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Adverse Outcomes in Blood and Blood Component Therapy - page 6 / 19





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FNHTR in 39 cases, allergic in 13, delayed hemolytic in 19, and miscellaneous in 7. In the first half of 2000, 32 reactions (0.20%) were reported for 16,093 prestorage leukocyte reduced RBC transfusions. These consisted of 13 FNHTRs and 10 allergic, 7 delayed hemolytic, and 2 miscellaneous reactions. They noted that the use of prestorage leukocyte reduced RBCs did not significantly affect the rate of reactions classified as allergic (0.04% in 1999; 0.06% in 2000) or as FNHTR (0.12% in 1999; 0.08% in 2000). For all patients, universal leukocyte reduction in 2000 did not reduce the rate of FNHTR from the rate seen with selective bedside leukocyte reduction, which was the practice used in 1999 (0.12% in 1999; 0.08% in 2000). They concluded that no significant difference was found in the incidence of transfusion reactions in patients receiving prestorage leukocyte reduced RBCs and non-leukocyte RBCs. In addition, they found no difference in transfusion reaction rates when periods of prestorage universal leukocyte reduction were compared to those of selective leukocyte reduction.19 Prestorage filtration is probably best for preventing FNHTR in platelet transfusion.18 Bedside filtration may not have any effect on the prevalence of FNHTR when it is used for platelet transfusions, possibly because cytokines may already have been released into the product prior to transfusion. In addition, bedside leukocyte reduction filters have been shown to cause episodes of significant hypotension, especially in patients treated with angiotensin-converting enzyme inhibitors.19  

Kluter et al17, investigated transfusion reactions with regard to the residual leukocyte content in the stored platelet concentrate in two consecutive study periods. In the first study period, they reduced the leukocytes in the PCs by bedside filtration. In the second period, they filtered all PCs before storage. They examined recipients who experienced transfusion reactions with regard to their main clinical symptoms during and after transfusion. They analyzed concentrations of IL-1, IL-6, IL-8, TNF-, macrophage inflammatory protein-1 alpha, and RANTES in the supernatant of the implicated PCs. The result showed that the incidence of transfusion reactions remained steady when the transfusion regimen was changed from bedside filtration to prestorage leukocyte filtration. The transfusion reactions experienced in both periods were mostly of allergic origin. They detected the inflammatory cytokines; IL-1, IL-6, IL-8, and TNF- in only a minority of the PCs involved in the transfusion reactions. However PCs involved in allergic reactions contained high concentrations of RANTES. They concluded that prestorage leukocyte filtration did not reduce the incidence of the reactions and that inflammatory cytokines were of minor relevance. The RANTES, which accumulates even in leukocyte -reduced PCs, was associated with allergic transfusion reactions thus the platelet-derived mediators may be a key to understanding non-hemolytic transfusion reactions.17,20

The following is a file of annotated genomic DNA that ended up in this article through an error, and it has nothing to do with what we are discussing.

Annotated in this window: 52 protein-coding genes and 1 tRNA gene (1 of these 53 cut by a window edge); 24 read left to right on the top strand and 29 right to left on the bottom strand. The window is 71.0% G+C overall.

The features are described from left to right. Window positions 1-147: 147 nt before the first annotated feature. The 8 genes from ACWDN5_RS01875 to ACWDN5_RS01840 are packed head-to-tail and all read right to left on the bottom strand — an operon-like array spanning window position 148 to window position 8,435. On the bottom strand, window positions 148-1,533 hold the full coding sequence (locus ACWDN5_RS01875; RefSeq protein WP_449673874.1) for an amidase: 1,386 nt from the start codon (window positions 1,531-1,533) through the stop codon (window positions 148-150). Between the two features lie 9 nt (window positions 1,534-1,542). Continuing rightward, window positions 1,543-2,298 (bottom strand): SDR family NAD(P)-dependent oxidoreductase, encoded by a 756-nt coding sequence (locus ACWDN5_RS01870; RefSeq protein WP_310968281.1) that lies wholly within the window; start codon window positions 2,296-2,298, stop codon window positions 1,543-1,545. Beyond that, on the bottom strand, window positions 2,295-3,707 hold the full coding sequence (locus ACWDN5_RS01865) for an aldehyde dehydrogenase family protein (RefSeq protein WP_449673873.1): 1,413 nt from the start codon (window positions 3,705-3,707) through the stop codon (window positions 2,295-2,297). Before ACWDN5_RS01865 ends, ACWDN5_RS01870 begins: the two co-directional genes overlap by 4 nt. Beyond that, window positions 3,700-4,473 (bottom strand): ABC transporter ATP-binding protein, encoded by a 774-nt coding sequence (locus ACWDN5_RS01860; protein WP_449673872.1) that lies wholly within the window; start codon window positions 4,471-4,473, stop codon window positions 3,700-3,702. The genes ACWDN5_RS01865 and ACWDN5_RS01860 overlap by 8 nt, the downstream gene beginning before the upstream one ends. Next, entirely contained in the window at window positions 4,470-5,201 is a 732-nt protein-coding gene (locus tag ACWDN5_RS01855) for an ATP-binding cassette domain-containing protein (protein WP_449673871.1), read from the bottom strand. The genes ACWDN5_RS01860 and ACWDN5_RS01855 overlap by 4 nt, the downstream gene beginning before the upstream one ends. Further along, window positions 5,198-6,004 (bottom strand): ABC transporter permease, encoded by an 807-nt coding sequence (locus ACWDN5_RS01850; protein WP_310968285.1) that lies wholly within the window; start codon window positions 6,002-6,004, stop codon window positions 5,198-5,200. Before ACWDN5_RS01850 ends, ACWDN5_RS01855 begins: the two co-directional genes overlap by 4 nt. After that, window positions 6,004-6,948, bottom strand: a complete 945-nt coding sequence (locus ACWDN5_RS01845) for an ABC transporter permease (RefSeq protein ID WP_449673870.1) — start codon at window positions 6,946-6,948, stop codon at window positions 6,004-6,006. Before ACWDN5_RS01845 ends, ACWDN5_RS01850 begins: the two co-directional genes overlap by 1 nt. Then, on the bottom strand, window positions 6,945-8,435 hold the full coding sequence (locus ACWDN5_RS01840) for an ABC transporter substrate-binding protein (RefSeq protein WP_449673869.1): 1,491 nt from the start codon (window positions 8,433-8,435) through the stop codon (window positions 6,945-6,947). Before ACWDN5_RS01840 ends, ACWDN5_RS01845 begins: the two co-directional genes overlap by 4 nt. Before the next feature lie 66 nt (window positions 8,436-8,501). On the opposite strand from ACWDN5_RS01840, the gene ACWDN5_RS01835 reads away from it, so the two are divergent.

In a study to determine whether increased cytokine levels in PCs are responsible for FNHTR Muylle et al.21, measured several cytokine levels in PC at various times of storage up to 7 days. They found increased levels of IL-6 in 8 of 12 PCs after 3 days of storage and in 10 of 12 PCs after 5 and 7 days of storage. Several of the PCs with increased IL-6 levels also showed increased TNF- and IL-1 levels. They observed that the increased levels of the cytokines were present when the leukocyte count in PCs exceeded 3 X109/L. When they compared the levels of the TNF-, IL- 1, and IL-6 in samples taken at various storage times the result indicated that the increased levels were the result of active synthesis and release of interleukins during storage. In the second part of the study, they evaluated 45 patients receiving leukocyte-reduced PCs for transfusion reaction. Six of 45 platelet transfusions had complicating febrile reactions. All six PCs that caused reactions showed significantly higher levels of TNF- and IL-6 than PCs not causing reactions. Their findings indicate that transfusion reactions might be due to the intravenous administration of plasma with high cytokine levels and might not always result from an antigen-antibody reaction.21 In another study, Heddle et al.22, investigated whether substances in the plasma or the cells in the product cause reactions to transfused platelets. They separated standard platelet concentrates into their plasma and cellular components and then transfused both portions in random order. They monitored patients for reactions during all transfusions. They measured the concentration of IL-1 and IL-6 in the platelet products before each transfusion. They performed studies on the platelet products to determine the effect of storage on the concentration of the cytokines. The result showed a strong positive correlation between the reactions and the

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